THE CHANGING of Scotland’s cricketing guard will take place tonight in a Glasgow hotel when new head coach Grant Bradburn formally takes charge of the national team ahead of their three-match series with the Netherlands, which begins tomorrow at Titwood.
Having taken a brief peek at his inheritance at last month’s ODI with England, the Kiwi should address his charges with little apprehension. The expectation, however, is that he will switch the emphasis from technical self-improvement to the dogged pursuit of victory.
During the flying visit made following his appointment, he hinted that an immediate target was to re-attain the parity of esteem with Ireland that has been lost over the past six years. Results since snaring a berth in next winter’s World Cup via last January’s qualifiers have suggested the side has turned a corner but the full potential, vice-captain Preston Mommsen claims, is far from realised.
“The guys have progressed in terms of skill level but we hadn’t put in the match-winning performances we needed to win games of cricket,” the all-rounder, pictured, declared. “Grant recognises the importance of us performing individually as well as a team. That’s something he wants to instil, guys taking five-fors, guys scoring hundreds.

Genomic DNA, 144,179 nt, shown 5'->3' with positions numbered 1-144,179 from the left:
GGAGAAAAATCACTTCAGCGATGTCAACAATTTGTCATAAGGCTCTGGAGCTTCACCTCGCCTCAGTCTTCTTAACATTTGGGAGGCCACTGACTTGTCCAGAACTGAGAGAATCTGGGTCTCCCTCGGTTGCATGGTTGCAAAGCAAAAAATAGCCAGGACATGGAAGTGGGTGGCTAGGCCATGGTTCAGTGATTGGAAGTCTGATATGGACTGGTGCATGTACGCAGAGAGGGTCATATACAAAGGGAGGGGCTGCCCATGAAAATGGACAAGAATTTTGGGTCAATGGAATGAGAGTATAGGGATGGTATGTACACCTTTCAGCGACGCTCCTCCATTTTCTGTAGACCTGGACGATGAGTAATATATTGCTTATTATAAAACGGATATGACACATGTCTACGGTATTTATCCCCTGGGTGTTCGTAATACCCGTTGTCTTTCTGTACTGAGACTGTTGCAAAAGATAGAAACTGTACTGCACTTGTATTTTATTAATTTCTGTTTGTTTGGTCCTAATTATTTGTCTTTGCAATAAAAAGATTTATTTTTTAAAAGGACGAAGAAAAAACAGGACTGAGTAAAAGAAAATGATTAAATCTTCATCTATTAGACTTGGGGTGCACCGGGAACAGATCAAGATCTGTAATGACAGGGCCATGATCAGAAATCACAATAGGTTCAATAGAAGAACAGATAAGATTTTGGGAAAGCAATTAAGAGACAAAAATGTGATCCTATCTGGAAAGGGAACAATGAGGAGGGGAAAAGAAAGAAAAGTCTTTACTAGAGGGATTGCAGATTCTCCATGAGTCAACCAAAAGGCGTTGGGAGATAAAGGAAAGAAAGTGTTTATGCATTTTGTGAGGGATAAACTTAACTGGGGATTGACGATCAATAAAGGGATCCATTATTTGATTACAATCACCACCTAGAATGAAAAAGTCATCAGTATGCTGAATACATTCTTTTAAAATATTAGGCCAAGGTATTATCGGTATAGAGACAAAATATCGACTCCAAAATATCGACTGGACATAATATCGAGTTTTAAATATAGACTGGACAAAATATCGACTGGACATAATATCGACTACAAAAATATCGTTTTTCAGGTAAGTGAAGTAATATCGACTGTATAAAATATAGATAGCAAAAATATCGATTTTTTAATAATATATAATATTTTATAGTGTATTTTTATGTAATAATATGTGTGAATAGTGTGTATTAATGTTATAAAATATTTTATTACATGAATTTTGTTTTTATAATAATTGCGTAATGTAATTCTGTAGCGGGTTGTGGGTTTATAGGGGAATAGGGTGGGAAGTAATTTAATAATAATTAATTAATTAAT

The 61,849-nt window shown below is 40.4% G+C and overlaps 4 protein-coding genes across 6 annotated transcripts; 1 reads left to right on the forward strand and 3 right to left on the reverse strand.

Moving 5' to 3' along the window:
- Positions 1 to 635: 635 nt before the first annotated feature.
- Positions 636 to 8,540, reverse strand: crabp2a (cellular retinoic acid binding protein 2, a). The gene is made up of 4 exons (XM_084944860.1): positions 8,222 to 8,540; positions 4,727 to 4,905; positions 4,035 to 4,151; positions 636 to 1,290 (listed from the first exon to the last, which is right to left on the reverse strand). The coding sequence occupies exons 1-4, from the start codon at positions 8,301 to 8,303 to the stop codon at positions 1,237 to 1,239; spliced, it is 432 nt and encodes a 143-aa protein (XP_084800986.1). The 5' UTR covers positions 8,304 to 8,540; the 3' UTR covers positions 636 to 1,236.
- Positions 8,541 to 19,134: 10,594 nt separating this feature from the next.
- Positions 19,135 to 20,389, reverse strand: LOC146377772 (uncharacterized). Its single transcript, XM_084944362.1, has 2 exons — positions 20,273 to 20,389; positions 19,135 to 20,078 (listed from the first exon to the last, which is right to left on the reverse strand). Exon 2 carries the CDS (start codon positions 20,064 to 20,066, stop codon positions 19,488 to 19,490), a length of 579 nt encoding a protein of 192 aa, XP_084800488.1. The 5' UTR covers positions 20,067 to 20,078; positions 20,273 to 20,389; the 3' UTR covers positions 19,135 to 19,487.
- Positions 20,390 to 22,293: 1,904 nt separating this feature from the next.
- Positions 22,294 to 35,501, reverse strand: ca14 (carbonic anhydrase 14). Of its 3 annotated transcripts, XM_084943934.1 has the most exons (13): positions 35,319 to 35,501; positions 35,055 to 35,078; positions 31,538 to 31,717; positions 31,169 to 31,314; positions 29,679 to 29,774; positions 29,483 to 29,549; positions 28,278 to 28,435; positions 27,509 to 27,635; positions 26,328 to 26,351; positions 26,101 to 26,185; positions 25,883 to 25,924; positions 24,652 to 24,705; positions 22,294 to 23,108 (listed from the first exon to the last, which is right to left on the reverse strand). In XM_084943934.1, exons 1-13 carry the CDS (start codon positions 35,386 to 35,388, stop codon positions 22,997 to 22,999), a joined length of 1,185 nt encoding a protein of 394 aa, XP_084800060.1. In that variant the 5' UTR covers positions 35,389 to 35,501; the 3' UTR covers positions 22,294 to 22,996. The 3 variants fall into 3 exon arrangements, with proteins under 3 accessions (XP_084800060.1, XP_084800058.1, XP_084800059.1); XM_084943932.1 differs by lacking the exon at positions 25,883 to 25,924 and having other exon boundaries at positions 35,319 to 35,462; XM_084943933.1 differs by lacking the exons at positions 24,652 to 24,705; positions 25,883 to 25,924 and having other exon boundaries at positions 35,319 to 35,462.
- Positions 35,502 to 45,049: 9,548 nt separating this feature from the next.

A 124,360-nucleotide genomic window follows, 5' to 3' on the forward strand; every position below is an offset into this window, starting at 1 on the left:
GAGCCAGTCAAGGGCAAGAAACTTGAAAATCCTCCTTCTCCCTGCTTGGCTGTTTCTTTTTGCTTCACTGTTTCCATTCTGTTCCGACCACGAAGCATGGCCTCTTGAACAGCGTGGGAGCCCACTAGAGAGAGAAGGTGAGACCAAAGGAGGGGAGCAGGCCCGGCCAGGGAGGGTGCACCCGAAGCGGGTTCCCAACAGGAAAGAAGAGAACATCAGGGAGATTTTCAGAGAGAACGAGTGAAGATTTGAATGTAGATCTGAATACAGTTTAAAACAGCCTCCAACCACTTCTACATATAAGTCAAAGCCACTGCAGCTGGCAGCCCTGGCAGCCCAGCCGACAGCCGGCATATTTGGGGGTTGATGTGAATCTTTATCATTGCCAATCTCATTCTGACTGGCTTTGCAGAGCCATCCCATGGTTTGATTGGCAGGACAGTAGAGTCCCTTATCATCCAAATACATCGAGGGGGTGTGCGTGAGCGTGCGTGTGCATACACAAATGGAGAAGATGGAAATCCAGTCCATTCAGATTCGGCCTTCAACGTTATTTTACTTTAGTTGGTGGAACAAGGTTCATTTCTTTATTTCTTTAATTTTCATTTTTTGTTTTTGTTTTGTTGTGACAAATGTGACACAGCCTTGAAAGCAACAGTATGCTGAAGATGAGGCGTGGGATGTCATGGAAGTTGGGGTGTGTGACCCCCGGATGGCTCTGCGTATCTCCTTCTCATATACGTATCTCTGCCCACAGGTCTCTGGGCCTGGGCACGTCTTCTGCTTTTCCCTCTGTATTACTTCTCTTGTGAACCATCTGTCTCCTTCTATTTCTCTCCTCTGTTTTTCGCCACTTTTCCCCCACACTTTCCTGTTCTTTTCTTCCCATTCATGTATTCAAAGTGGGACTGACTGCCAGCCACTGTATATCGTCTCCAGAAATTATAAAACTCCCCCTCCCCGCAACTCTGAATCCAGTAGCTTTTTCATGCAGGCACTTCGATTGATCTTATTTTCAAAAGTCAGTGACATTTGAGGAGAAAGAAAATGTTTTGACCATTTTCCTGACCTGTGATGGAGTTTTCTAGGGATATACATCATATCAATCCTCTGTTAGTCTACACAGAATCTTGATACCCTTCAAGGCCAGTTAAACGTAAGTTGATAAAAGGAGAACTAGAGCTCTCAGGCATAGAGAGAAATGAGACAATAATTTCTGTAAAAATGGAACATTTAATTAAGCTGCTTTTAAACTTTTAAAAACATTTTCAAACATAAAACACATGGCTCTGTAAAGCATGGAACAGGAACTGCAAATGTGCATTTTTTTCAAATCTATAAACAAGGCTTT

“When we are in those pressure situations, we have guys who can win games by themselves and that’s one of the reasons why Ireland have become so successful. They have a strong group but they’ve all had times when someone has stepped up to make the difference.”
It helps that captain Kyle Coetzer is on board for the entire Dutch series, affording the Northants batsman and his frequent deputy valuable time to forge a bond with the new arrival. With Sussex’s Matt Machan also available, Bradburn will have an almost full-strength squad, with Glamorgan’s teenage prospect Ruaidhri Smith, who has picked up a late injury, the lone absentee.
With the visitors still nursing the impact of losing their ODI status following their own failure to reach the World Cup, there will be points to prove from both sides.
Mommsen says Scotland must seize every chance to impose themselves on their fellow second-tier nations during a critical 12 month-spell. “We do have respect for the Netherlands as a team. They’re still strong. You can’t write them off because of one bad tournament and it’s unfair they’ve lost their status. But we’re ahead of them and we want to prove that on the park.”